Pull the bar from the ground into your belly. Some people like to touch the bar to the ground at a dead stop, while others like to leave the bar hanging an inch or two in the air. I prefer to keep it in the air an inch or two as I am a taller individual, and I lose a bit of tightness when I bring the bar completely back to the ground. This is really the dealer’s choice.
Breathe in on the way up, and let that breath out once you return to the starting position. Don’t release the breath on the way down. The extra stability that this inhale brings is important for keeping stability throughout the entire movement.
These rows should be strict with little momentum used; these aren’t cheat rows.
Coach’s Tip: pull with your elbows, not your wrists. You’ll want to keep your wrists as straight as possible throughout the entire movement. If your wrists begin to curl despite your best efforts, that’s a sign that you’re lifting too heavy.
If you’re just starting out, aim for a 6-12 rep range, as you don’t want to go too heavy on this lift. Having good form is crucial for proper upper back activation. I recommend resting 3-5 minutes between sets, depending on your strength.
Novices rest 3:00
Intermediates rest 4:00
Advanced rest 5:00
Common Mistakes & How To Fix Them
Using Too Much Momentum
This is most common in beginners and novices, but intermediate and even advanced lifters are guilty of this as well.
The use of momentum occurs when one uses too much weight. It’s when a standard bent-over row turns into a cheat row, then usually by the end turns into a bent arm shrug. You start to swing the weight in order to get it up.
The bent-over barbell row should be a smooth/strict pull that almost resembles the seated cable row. You should be lifting with your lats and traps, not swinging your whole body around.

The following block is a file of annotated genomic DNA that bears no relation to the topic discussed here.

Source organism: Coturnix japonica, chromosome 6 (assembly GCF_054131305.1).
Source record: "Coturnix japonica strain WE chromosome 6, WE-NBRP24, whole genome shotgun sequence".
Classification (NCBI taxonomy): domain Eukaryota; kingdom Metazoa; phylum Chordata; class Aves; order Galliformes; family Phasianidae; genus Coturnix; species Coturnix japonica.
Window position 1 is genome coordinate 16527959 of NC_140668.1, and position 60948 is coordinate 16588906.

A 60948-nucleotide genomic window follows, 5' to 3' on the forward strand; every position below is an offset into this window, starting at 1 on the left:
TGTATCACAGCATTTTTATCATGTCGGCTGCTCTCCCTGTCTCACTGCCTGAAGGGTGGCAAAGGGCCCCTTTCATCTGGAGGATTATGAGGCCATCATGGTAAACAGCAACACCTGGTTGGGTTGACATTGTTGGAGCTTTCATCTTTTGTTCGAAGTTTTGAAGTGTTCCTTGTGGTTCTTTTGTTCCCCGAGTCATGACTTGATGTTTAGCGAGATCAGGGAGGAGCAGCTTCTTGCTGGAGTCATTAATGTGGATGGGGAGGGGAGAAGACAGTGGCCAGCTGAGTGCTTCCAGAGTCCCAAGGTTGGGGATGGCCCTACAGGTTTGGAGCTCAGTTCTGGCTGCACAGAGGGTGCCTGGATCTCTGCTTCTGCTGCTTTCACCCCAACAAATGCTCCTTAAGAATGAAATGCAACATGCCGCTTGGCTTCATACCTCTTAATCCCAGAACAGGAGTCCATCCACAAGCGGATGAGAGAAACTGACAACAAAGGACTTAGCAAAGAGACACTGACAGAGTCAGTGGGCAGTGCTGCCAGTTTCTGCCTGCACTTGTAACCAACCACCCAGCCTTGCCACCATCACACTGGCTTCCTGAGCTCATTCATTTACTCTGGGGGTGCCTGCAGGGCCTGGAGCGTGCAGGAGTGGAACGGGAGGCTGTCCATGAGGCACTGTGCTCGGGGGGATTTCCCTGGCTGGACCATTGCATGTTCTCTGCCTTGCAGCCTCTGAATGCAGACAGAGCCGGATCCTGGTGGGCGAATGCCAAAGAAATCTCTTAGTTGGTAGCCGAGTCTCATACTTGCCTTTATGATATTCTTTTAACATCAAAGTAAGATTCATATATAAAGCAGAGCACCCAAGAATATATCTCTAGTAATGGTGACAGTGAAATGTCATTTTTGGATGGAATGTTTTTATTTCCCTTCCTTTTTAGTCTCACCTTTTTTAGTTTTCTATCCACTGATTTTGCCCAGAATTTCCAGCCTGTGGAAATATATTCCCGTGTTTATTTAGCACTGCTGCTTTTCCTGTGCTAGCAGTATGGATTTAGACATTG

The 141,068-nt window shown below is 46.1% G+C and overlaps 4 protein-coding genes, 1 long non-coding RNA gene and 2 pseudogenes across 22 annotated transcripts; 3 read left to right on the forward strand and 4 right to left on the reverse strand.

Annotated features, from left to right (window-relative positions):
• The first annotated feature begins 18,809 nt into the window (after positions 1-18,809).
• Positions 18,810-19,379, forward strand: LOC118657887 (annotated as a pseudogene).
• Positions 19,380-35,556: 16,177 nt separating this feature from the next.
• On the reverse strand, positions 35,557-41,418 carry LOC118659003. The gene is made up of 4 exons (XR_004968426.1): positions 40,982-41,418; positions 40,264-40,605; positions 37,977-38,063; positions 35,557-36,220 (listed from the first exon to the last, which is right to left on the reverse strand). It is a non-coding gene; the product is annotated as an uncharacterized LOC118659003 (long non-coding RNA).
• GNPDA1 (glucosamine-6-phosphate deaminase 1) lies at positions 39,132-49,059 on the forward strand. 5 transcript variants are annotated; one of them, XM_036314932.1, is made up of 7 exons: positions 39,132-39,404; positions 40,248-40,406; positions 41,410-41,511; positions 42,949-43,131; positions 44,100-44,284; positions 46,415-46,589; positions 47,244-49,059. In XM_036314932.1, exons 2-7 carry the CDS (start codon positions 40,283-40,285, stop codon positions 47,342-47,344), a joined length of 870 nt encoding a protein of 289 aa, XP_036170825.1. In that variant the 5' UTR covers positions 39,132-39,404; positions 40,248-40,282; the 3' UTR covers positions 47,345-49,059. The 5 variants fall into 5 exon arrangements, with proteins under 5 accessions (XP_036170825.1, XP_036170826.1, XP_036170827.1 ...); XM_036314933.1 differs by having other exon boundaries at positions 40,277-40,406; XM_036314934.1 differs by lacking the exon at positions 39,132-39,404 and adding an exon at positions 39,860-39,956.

Curling Your Wrists
This one isn’t as obvious as the first one but is almost as detrimental. Curled wrists can be a sign that you are lifting too much weight. Your form might feel perfect, the stance, squeeze, and bar path, but if your wrists aren’t straight, you’re leaving some gains on the table.
Having curled wrists will quickly turn this into a grip exercise, as it puts more strain on your biceps and forearms.
Straightening your grip is a complete game (or should I gains) changer when it comes to the barbell row and rowing movements in general.
Knees Too Close To The Bar
Having your knees too close to the bar, just like the deadlift, will cause the bar to hit your knees or shins on the way down. If you’re lifting in shorts and using a considerable amount of weight, this could result in some pretty nasty knee and shin scrapes.
The scraping is a little annoying, but the main problem with this is the interruption to the set. Hitting the bar against your legs can alter the course of the set. It could cause you to lose your balance, it can shave a rep off of your set, or it can just cause you to lose your focus and balance.
You can fix this by putting an extra inch or two between you and the bar.